A 56-year-old Korean man visited our department in March 2009 with a 1-year history of multiple crusted erythematous masses on his face, neck, and left forearm (). The patient did not manifest any symptoms, such as, itching, pain, tenderness, fever, weight loss, or night sweats. In a previous visit to a community hospital in 2005, he had been diagnosed as having B cell type lymphoma based on the results of a surgical biopsy performed on an enlarged lymph node in his neck. Subsequently, he underwent 9 cycles of CHOP (cyclophosphamide, adriamycin, vincristine, and prednisone), which resulted in clinical remission. However, in 2008, small-sized reddish papules appeared on his face and grew in size with a firmer consistency than the original erythematous masses. New lesions also subsequently developed at other skin sites. His clinical differential diagnosis was indeterminate but skin metastasis or squamous cell carcinoma was suspected. A skin biopsy was then performed on a neck mass.
Variably sized multiple crusted erythematous masses on the face, neck (A & B), and Left forearm (C).
Histopathologically, basophilic tumor cells were found to infiltrate diffusely into the deep dermis without epidermal involvement. The small to medium sized round tumor cells contained vesicular nuclei, prominent nucleoli, and adopted a relatively monotonous appearance (). Immunohistochemically, the neoplastic cells were positive for CD3, CD4, CD5, UCHL-1, CD20, CD79a, and bcl-2 (). However, CD10, CD30, CD56, CD68, CD138, granzyme B, and EBV in situ were not expressed, although normal lymphocytes were positivite for CD8 and TIA-1.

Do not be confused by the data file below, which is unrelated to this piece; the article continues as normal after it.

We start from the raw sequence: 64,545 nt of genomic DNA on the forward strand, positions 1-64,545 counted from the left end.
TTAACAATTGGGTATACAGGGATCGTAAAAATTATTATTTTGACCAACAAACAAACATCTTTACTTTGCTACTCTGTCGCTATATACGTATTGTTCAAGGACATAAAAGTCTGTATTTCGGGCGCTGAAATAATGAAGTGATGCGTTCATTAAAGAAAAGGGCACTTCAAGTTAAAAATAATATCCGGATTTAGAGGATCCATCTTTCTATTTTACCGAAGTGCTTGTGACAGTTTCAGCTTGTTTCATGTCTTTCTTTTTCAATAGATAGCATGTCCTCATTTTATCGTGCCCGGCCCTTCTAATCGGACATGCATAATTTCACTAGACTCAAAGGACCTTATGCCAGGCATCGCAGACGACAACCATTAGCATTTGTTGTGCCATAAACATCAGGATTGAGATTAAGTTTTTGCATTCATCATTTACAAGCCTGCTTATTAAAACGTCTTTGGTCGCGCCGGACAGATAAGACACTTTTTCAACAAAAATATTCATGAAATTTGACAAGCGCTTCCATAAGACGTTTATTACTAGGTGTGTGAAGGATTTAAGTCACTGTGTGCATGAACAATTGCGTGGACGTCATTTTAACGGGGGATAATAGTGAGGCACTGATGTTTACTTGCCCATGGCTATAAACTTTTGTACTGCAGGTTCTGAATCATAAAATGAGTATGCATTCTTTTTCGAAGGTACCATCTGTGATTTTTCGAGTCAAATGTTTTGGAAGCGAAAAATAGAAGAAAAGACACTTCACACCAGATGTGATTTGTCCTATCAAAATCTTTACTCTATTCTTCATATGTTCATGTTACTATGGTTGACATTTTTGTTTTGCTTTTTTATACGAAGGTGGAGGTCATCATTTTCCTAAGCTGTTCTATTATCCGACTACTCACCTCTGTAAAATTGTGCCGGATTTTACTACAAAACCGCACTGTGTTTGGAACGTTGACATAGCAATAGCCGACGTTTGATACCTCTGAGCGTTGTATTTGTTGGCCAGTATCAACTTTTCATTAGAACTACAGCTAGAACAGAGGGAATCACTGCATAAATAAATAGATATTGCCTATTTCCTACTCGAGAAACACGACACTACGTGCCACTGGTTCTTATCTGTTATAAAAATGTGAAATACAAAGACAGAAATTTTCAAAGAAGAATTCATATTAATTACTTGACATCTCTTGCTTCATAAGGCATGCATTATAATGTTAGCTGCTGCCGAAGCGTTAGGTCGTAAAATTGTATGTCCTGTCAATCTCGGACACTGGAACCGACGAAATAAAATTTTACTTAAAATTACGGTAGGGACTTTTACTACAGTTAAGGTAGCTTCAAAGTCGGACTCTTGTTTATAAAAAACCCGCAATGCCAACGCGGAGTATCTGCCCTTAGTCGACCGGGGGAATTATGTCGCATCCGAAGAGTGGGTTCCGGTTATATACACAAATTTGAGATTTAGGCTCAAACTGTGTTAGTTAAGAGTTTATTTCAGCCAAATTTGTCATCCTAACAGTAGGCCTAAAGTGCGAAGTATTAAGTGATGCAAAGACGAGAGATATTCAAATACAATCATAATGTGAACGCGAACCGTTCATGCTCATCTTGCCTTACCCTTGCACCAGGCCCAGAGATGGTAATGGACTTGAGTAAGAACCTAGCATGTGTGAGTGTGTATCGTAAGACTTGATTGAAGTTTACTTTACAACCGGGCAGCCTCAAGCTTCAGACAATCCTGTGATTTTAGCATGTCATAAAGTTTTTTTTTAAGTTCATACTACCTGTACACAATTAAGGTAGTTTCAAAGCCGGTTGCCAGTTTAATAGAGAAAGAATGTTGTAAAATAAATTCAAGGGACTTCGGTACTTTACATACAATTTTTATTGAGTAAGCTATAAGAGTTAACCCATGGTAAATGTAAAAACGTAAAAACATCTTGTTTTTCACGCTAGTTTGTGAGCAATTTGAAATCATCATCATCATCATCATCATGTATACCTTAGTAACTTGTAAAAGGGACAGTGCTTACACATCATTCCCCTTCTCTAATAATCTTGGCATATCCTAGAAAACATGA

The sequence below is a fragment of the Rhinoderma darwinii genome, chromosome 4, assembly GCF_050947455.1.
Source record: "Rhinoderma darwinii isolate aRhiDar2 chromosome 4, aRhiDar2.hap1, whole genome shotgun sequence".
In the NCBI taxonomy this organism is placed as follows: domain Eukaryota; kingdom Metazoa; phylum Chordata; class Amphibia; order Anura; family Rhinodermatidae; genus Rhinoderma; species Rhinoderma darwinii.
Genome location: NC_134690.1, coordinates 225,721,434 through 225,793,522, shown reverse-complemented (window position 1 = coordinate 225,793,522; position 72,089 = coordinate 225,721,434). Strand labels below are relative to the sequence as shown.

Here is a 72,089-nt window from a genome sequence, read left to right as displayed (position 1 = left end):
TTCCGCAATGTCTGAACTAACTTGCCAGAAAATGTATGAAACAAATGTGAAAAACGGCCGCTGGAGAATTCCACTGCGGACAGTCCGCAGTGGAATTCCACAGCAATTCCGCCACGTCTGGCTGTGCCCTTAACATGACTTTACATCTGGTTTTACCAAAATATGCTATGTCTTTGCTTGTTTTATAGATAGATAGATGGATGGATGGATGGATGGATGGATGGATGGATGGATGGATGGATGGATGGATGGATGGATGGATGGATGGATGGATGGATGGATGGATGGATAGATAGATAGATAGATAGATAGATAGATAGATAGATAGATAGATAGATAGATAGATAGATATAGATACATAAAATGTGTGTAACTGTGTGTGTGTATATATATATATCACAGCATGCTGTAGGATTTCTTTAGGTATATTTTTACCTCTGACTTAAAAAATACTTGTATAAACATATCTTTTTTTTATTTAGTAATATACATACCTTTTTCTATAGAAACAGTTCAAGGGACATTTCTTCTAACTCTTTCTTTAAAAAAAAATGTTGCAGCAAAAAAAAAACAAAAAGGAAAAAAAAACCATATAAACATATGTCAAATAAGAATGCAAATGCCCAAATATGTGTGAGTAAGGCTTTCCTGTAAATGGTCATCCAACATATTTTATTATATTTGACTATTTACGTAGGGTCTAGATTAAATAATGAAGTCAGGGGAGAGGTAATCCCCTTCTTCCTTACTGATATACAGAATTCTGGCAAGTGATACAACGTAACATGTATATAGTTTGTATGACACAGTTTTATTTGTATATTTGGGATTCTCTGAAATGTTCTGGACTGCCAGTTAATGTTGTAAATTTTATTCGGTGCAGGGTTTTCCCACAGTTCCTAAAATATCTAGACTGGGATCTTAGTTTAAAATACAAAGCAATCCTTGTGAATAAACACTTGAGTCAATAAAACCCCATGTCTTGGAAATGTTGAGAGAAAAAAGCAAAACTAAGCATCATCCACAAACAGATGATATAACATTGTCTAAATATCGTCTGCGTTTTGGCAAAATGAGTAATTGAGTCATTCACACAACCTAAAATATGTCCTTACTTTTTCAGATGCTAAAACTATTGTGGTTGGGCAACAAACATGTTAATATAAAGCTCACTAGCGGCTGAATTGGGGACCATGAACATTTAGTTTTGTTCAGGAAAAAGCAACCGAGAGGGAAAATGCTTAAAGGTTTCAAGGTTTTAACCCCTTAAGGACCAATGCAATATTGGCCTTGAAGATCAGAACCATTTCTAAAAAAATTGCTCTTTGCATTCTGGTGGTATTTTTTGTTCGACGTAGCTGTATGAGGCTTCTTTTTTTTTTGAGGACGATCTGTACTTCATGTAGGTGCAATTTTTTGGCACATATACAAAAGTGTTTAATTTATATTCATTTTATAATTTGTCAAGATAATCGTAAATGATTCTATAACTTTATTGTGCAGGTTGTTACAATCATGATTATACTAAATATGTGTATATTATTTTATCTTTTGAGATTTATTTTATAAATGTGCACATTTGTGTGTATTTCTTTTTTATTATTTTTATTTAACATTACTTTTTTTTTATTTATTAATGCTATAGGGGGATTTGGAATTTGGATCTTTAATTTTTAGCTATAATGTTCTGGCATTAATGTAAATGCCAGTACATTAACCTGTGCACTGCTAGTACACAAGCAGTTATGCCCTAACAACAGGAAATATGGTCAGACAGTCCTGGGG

Fig. 2 Diffuse and pandermal lymphocytic infiltration without epidermal involvement (A: H&E, ×40). The round tumor cells were small to medium sized with vesicular nuclei and prominent nucleoli and had a relatively monotonous appearance (B: H&E, (more ...)
Analysis of CD3 (A), CD4 (B), CD5 (C), UCHL-1 (D), CD20 (E), and for aCD79a (F) and bcl-2 (G) (immunoperoxidase stain, ×400).
Complete blood cell count, differential cell count, urinalysis, and liver function testing (including BUN/Cr) were normal as well as peripheral blood smear and a bone marrow biopsy were also normal. Computerized tomography revealed multiple enlarged tumor masses on the neck with lymphadenopathies on the interjugular, submandibular, and submental lymph nodes.
We determine the nature of this case, where both T and B cell associated antigens were expressed, by performing multiplex PCR studies to assess the rearrangement of T cell receptor (TCR) gamma and immunoglobulin heavy chain (IgH). In addition, we histopathologically reviewed the biopsy specimen taken in 2005 from a neck lymph node, and subjected it to immunophenotypic and genotypic analysis.